Saturday, February 21, 2015

The City Under The City!


The Asphalt Jungle is sober crime caper flick directed by John Huston, presenting the criminal underworld as a group of fully realized characters captured by passions they have limited control over.


The movie is ostensibly set in (and apparently shot on location in limited scenes) what is likely Cincinnati, Ohio, a city which even today has sections which are unusually dangerous. Actually it was across the river in Newport, Kentucky that crime ruled, though Newport is much diminished these days in the shadow of its more famous sister across the water, mostly famous for its aquarium.

Hayden on the streets of Cincinnati
We meet first Dix Handley (Sterling Hayden) a thug with some truly scary dead eyes who pulls strong arm robberies to fund his gambling habit. His confidant is diner owner Gus Minissi (James Whitmore) a bitter hunchback who clearly carries a grudge against normal society. These two get drawn into a scheme by recently released convict Doc Riedenschineder (Sam Jaffe) who along with safecracker Louis Ciavelli (Anthony Caruso) plot to steal millions in jewels.

Whtimore and Hayden in a dive
The plot comes undone when their financier, a crooked local magnate name Emmerich (Louis Calhearn) connives to double cross his fellow thieves setting in motion a sequence of violent solutions to myriad problems. All the time the police are attempting to close in and capture the criminals, despite some of them being on the take the whole time.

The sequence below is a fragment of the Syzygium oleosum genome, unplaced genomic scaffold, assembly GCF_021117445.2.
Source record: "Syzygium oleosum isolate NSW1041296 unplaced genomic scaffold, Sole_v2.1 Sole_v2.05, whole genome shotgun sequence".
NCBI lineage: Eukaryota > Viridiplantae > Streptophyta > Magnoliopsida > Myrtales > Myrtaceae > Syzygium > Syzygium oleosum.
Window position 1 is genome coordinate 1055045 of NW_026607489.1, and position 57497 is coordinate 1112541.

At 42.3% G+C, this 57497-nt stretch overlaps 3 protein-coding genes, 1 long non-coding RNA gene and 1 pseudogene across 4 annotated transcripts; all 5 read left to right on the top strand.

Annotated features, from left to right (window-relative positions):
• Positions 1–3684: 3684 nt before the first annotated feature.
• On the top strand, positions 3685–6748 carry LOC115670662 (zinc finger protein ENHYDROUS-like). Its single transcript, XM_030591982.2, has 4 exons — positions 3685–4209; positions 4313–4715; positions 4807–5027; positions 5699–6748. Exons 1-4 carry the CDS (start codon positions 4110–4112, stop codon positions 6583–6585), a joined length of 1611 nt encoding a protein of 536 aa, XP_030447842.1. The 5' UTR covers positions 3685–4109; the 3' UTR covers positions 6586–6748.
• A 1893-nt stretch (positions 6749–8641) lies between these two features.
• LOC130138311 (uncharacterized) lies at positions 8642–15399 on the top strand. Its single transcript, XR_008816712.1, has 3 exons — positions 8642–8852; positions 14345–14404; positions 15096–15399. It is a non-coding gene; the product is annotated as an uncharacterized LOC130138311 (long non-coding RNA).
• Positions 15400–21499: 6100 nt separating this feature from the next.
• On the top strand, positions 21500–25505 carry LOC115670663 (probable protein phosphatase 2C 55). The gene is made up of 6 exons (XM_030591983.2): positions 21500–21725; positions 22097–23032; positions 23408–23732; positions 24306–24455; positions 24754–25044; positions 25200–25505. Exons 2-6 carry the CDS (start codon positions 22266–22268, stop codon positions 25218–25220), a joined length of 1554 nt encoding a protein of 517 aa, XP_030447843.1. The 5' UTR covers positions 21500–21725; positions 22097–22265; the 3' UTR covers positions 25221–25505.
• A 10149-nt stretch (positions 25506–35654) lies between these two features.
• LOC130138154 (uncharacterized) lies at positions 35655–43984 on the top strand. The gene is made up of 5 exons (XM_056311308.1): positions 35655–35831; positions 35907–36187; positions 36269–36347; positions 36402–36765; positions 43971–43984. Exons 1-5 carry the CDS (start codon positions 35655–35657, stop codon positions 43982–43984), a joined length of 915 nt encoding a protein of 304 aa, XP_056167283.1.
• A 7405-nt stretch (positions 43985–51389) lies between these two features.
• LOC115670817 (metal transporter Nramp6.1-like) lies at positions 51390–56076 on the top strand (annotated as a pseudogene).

Jaffe, Hayden, Whtimore and Caruso plot
There are other fascinating characters in this gritty John Huston effort, in particular two dames. One is Doll played by Jean Hagen who clearly has eyes for Dix, but gets little comfort in return. The other chick is not even listed in the credits but is Emmerich's ditsy girlfriend played by Marilyn Monroe. Monroe did not go unnoticed for long and dominates the posters for this movie after its initial run.

Jaffe, Hagen and Hayden marvel at the loot
The movie's best feature is its calm and steady storytelling which relentlessly follows each character as they try to deal with the successes and failures of the scheme. Some die, some live, but all meet their fates with some measure of dignity. That seems to be the point, that despite their lives of crime, these are people who have come to their respective ends as a result of life's powerful rigors.

Monroe steals the scene and maybe the movie
Stand outs are Sam Jaffe, the brilliant but flawed genius who plots the scheme and Sterling Hayden who puts up the best full-blooded presentation of a hood that I've come across. His violence is evident in every move he makes, but he doesn't fall to the level of a mere hoodlum. There's more there, a tragedy which defines his every moment on the screen. The film closes out with some beautiful scenery around Lexington, Kentucky and its almost recognizable still after over sixty years. The counterpoint of the seamy underbelly of the city with the idyllic beauty of the of the country is not overstated in this fable of modern fallible men.


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4 comments:

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    1. It's worth it. It's a quiet relentless flick.

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  2. Wow I would not want to run into Ms. Tree.

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    Replies
    1. She is something. I have billions of comics around this joint, but somehow I have very few Ms.Tree comics. It's a pity. We desperately need a collection of these stories.

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